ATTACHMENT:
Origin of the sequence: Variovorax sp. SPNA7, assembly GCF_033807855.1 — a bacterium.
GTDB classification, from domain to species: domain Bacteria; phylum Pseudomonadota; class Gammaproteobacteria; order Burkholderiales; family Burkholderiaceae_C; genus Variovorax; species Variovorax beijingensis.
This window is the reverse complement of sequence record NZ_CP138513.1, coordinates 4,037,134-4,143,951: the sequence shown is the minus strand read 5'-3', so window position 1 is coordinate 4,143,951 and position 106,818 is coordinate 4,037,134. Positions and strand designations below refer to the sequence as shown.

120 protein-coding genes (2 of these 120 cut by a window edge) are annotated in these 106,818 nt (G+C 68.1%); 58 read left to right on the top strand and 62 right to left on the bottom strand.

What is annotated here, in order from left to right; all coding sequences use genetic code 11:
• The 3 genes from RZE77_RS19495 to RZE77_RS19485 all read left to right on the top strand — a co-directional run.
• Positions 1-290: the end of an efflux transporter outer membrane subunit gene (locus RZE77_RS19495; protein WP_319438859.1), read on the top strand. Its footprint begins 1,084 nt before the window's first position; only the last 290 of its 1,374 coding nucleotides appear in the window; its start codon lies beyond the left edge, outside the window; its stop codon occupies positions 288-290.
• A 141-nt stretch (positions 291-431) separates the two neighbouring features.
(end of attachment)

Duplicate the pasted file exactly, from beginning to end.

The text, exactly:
Origin of the sequence: Variovorax sp. SPNA7, assembly GCF_033807855.1 — a bacterium.
GTDB classification, from domain to species: domain Bacteria; phylum Pseudomonadota; class Gammaproteobacteria; order Burkholderiales; family Burkholderiaceae_C; genus Variovorax; species Variovorax beijingensis.
This window is the reverse complement of sequence record NZ_CP138513.1, coordinates 4,037,134-4,143,951: the sequence shown is the minus strand read 5'-3', so window position 1 is coordinate 4,143,951 and position 106,818 is coordinate 4,037,134. Positions and strand designations below refer to the sequence as shown.

120 protein-coding genes (2 of these 120 cut by a window edge) are annotated in these 106,818 nt (G+C 68.1%); 58 read left to right on the top strand and 62 right to left on the bottom strand.

What is annotated here, in order from left to right; all coding sequences use genetic code 11:
• The 3 genes from RZE77_RS19495 to RZE77_RS19485 all read left to right on the top strand — a co-directional run.
• Positions 1-290: the end of an efflux transporter outer membrane subunit gene (locus RZE77_RS19495; protein WP_319438859.1), read on the top strand. Its footprint begins 1,084 nt before the window's first position; only the last 290 of its 1,374 coding nucleotides appear in the window; its start codon lies beyond the left edge, outside the window; its stop codon occupies positions 288-290.
• A 141-nt stretch (positions 291-431) separates the two neighbouring features.